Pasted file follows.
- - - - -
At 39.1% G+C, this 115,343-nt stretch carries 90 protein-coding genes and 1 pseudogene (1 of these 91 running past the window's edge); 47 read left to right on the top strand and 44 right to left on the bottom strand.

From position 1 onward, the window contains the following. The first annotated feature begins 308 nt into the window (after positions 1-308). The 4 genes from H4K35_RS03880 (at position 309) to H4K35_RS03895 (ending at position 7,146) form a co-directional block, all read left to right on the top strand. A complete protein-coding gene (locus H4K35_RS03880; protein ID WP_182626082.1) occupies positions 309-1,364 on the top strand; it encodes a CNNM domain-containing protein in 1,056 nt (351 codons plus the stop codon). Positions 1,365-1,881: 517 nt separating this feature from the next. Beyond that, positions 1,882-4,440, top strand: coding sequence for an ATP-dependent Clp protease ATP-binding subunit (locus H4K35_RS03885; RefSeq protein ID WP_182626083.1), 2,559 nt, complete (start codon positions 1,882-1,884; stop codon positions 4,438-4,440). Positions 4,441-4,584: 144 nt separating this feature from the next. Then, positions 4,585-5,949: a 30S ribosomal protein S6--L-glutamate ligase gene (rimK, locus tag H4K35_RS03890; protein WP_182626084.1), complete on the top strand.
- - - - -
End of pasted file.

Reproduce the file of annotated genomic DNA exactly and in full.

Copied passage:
At 39.1% G+C, this 115,343-nt stretch carries 90 protein-coding genes and 1 pseudogene (1 of these 91 running past the window's edge); 47 read left to right on the top strand and 44 right to left on the bottom strand.

From position 1 onward, the window contains the following. The first annotated feature begins 308 nt into the window (after positions 1-308). The 4 genes from H4K35_RS03880 (at position 309) to H4K35_RS03895 (ending at position 7,146) form a co-directional block, all read left to right on the top strand. A complete protein-coding gene (locus H4K35_RS03880; protein ID WP_182626082.1) occupies positions 309-1,364 on the top strand; it encodes a CNNM domain-containing protein in 1,056 nt (351 codons plus the stop codon). Positions 1,365-1,881: 517 nt separating this feature from the next. Beyond that, positions 1,882-4,440, top strand: coding sequence for an ATP-dependent Clp protease ATP-binding subunit (locus H4K35_RS03885; RefSeq protein ID WP_182626083.1), 2,559 nt, complete (start codon positions 1,882-1,884; stop codon positions 4,438-4,440). Positions 4,441-4,584: 144 nt separating this feature from the next. Then, positions 4,585-5,949: a 30S ribosomal protein S6--L-glutamate ligase gene (rimK, locus tag H4K35_RS03890; protein WP_182626084.1), complete on the top strand.